At first, I didn't recognise what they were - I just kept noticing little clumps of transparent, gelatinous mass in the net - which I tipped out again.
But as the tide fell, I began catching a lot more - huge handfuls in every net. A closer examination revealed...
It's made up of thousands of little shrimps - each less than a centimetre long. It may be that the mesh on my net is too fine and should be letting these little 'uns through.
But I can't help thinking this could be a worthwhile food resource - I could have caught pounds of them in half an hour - and I reckon they would be quite edible and tasty if they were boiled briefly and mixed together with some cooked white rice.
I returned for a second attempt a week later - this time to West Wittering beach - and I had a lot more success this time.
I caught more shrimps, and larger ones (including this huge one about 6cm long), in a shorter space of time.
I tentatively attribute this success to a number of factors - read on...
I'm not really sure how significant this is - but my second attempt took place at West Wittering - about a mile along the shore from last week - and close to the mouth of Chichester harbour - it may be that this is just a better place for the shrimps.
This time, I visited just after low tide (last time I arrived as the tide was high and fished in the falling waters).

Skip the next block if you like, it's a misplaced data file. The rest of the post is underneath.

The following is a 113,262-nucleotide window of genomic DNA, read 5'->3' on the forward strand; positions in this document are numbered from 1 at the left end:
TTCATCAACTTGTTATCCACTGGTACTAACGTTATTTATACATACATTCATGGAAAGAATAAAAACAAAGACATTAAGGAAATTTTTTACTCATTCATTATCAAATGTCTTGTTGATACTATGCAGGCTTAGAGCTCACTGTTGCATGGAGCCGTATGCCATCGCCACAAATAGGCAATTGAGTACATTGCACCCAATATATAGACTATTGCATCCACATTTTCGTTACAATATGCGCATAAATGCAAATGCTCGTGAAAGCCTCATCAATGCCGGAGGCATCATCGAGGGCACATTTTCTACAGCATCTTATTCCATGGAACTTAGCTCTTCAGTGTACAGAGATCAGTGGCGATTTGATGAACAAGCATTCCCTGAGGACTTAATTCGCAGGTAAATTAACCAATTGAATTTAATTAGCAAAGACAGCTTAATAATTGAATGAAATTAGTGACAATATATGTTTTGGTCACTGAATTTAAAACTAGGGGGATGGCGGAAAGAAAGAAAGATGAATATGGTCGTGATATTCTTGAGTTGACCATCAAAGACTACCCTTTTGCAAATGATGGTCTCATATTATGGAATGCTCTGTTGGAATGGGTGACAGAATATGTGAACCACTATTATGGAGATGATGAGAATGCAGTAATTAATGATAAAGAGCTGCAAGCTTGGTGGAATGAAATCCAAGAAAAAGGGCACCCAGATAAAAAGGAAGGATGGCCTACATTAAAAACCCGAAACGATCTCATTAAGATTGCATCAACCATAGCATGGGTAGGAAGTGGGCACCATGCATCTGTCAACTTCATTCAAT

I hypothesise that as the waters recede across the sands, the shrimps might be moving out to deeper waters to escape stranding on the beach, thus becoming concentrated into a zone just below the low tide level.
I don't mean to boast, but without a doubt, this is something that improves with practice - and a certain degree of finesse is required to get the net digging through the top layer of sand without skimming it superficially, or digging in and stalling.
Getting in some good, long trawls with the net undoubtedly improved the yield.
Depth Of Water
Last time, I concentrated on shrimping in the deepest water I could reasonably work in - waist to chest height. This time, I took a series of experimental runs parallel to the shore at different depths
By far the biggest catches, of the biggest-sized shrimps were taken in water about knee-depth - right near the shoreline.
This surprised me - particularly as this area was teeming with humans. There might be more than one reason for better catches in shallower water though:
Firstly, it might be that the shrimps genuinely do prefer the shallower, warmish edges of the water - maybe the breaking waves are oxygenating the water more, or maybe there's more to eat near the shore, or fewer natural predators or something like that.
But maybe it's also just because shrimping is easier there - with nearly all of my body out of the water, I was able to exert much more downward force on the net - and it could be that when working in deeper water, it's just hard to disturb the sand to a great enough depth to make the shrimps exit their burrows.
Conclusion (This Time)
When the catches are good like this, it starts to look more like a worthwhile food resource - I reckon it was about an even break this time between energy expended and food value netted - and this can probably improve with more practice.